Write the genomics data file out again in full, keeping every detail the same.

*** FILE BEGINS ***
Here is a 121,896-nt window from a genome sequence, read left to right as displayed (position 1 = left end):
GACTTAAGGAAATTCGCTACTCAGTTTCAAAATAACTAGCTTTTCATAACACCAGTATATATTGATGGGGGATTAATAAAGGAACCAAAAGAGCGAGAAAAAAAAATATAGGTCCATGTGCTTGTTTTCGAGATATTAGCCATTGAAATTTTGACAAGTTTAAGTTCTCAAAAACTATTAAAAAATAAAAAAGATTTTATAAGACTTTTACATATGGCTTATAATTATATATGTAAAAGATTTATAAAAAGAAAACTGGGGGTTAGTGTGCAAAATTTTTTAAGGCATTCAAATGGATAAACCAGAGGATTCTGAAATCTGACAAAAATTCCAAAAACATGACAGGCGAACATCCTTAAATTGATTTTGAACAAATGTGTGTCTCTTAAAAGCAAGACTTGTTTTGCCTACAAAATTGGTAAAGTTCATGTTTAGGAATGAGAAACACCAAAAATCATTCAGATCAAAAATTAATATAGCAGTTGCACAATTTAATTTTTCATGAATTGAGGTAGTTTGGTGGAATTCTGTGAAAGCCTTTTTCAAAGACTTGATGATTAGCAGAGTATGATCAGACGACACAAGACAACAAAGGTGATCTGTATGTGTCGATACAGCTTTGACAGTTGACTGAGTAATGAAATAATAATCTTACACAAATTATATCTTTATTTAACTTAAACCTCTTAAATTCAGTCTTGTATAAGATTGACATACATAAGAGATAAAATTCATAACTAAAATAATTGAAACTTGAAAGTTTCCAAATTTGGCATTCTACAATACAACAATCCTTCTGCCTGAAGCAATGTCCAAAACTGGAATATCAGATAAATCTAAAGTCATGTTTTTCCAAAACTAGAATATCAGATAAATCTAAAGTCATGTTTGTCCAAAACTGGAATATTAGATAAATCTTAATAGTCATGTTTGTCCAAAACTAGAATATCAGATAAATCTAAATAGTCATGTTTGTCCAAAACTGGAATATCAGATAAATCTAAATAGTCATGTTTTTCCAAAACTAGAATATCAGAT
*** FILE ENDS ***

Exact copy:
Here is a 121,896-nt window from a genome sequence, read left to right as displayed (position 1 = left end):
GACTTAAGGAAATTCGCTACTCAGTTTCAAAATAACTAGCTTTTCATAACACCAGTATATATTGATGGGGGATTAATAAAGGAACCAAAAGAGCGAGAAAAAAAAATATAGGTCCATGTGCTTGTTTTCGAGATATTAGCCATTGAAATTTTGACAAGTTTAAGTTCTCAAAAACTATTAAAAAATAAAAAAGATTTTATAAGACTTTTACATATGGCTTATAATTATATATGTAAAAGATTTATAAAAAGAAAACTGGGGGTTAGTGTGCAAAATTTTTTAAGGCATTCAAATGGATAAACCAGAGGATTCTGAAATCTGACAAAAATTCCAAAAACATGACAGGCGAACATCCTTAAATTGATTTTGAACAAATGTGTGTCTCTTAAAAGCAAGACTTGTTTTGCCTACAAAATTGGTAAAGTTCATGTTTAGGAATGAGAAACACCAAAAATCATTCAGATCAAAAATTAATATAGCAGTTGCACAATTTAATTTTTCATGAATTGAGGTAGTTTGGTGGAATTCTGTGAAAGCCTTTTTCAAAGACTTGATGATTAGCAGAGTATGATCAGACGACACAAGACAACAAAGGTGATCTGTATGTGTCGATACAGCTTTGACAGTTGACTGAGTAATGAAATAATAATCTTACACAAATTATATCTTTATTTAACTTAAACCTCTTAAATTCAGTCTTGTATAAGATTGACATACATAAGAGATAAAATTCATAACTAAAATAATTGAAACTTGAAAGTTTCCAAATTTGGCATTCTACAATACAACAATCCTTCTGCCTGAAGCAATGTCCAAAACTGGAATATCAGATAAATCTAAAGTCATGTTTTTCCAAAACTAGAATATCAGATAAATCTAAAGTCATGTTTGTCCAAAACTGGAATATTAGATAAATCTTAATAGTCATGTTTGTCCAAAACTAGAATATCAGATAAATCTAAATAGTCATGTTTGTCCAAAACTGGAATATCAGATAAATCTAAATAGTCATGTTTTTCCAAAACTAGAATATCAGAT